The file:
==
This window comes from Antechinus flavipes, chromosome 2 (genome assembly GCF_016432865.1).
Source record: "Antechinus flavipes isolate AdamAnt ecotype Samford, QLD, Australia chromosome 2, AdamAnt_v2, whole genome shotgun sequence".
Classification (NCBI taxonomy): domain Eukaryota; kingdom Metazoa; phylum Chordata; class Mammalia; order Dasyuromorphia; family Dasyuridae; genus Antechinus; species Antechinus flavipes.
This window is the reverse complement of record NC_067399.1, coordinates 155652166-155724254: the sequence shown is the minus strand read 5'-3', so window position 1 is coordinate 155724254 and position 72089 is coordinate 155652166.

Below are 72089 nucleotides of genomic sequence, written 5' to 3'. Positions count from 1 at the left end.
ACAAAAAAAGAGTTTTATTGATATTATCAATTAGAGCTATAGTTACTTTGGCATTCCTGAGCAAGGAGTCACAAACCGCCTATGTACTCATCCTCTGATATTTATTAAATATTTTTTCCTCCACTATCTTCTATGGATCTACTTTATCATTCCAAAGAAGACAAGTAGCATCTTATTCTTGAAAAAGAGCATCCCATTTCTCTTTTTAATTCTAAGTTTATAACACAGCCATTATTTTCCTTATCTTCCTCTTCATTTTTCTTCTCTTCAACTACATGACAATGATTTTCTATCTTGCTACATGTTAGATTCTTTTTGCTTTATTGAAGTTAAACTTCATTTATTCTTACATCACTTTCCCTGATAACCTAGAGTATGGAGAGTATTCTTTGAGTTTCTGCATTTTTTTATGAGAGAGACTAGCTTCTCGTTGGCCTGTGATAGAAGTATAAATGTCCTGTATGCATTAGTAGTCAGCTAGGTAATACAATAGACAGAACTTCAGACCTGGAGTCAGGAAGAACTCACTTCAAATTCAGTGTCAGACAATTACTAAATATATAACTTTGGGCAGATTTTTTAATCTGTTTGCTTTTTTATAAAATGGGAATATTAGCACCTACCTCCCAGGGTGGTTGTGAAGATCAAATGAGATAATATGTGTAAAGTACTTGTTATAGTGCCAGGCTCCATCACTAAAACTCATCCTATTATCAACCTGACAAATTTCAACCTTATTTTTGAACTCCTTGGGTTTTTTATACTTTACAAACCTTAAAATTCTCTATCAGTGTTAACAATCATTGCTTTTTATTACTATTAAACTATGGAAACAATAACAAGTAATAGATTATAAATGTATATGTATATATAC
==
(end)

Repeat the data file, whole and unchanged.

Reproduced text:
This window comes from Antechinus flavipes, chromosome 2 (genome assembly GCF_016432865.1).
Source record: "Antechinus flavipes isolate AdamAnt ecotype Samford, QLD, Australia chromosome 2, AdamAnt_v2, whole genome shotgun sequence".
Classification (NCBI taxonomy): domain Eukaryota; kingdom Metazoa; phylum Chordata; class Mammalia; order Dasyuromorphia; family Dasyuridae; genus Antechinus; species Antechinus flavipes.
This window is the reverse complement of record NC_067399.1, coordinates 155652166-155724254: the sequence shown is the minus strand read 5'-3', so window position 1 is coordinate 155724254 and position 72089 is coordinate 155652166.

Below are 72089 nucleotides of genomic sequence, written 5' to 3'. Positions count from 1 at the left end.
ACAAAAAAAGAGTTTTATTGATATTATCAATTAGAGCTATAGTTACTTTGGCATTCCTGAGCAAGGAGTCACAAACCGCCTATGTACTCATCCTCTGATATTTATTAAATATTTTTTCCTCCACTATCTTCTATGGATCTACTTTATCATTCCAAAGAAGACAAGTAGCATCTTATTCTTGAAAAAGAGCATCCCATTTCTCTTTTTAATTCTAAGTTTATAACACAGCCATTATTTTCCTTATCTTCCTCTTCATTTTTCTTCTCTTCAACTACATGACAATGATTTTCTATCTTGCTACATGTTAGATTCTTTTTGCTTTATTGAAGTTAAACTTCATTTATTCTTACATCACTTTCCCTGATAACCTAGAGTATGGAGAGTATTCTTTGAGTTTCTGCATTTTTTTATGAGAGAGACTAGCTTCTCGTTGGCCTGTGATAGAAGTATAAATGTCCTGTATGCATTAGTAGTCAGCTAGGTAATACAATAGACAGAACTTCAGACCTGGAGTCAGGAAGAACTCACTTCAAATTCAGTGTCAGACAATTACTAAATATATAACTTTGGGCAGATTTTTTAATCTGTTTGCTTTTTTATAAAATGGGAATATTAGCACCTACCTCCCAGGGTGGTTGTGAAGATCAAATGAGATAATATGTGTAAAGTACTTGTTATAGTGCCAGGCTCCATCACTAAAACTCATCCTATTATCAACCTGACAAATTTCAACCTTATTTTTGAACTCCTTGGGTTTTTTATACTTTACAAACCTTAAAATTCTCTATCAGTGTTAACAATCATTGCTTTTTATTACTATTAAACTATGGAAACAATAACAAGTAATAGATTATAAATGTATATGTATATATAC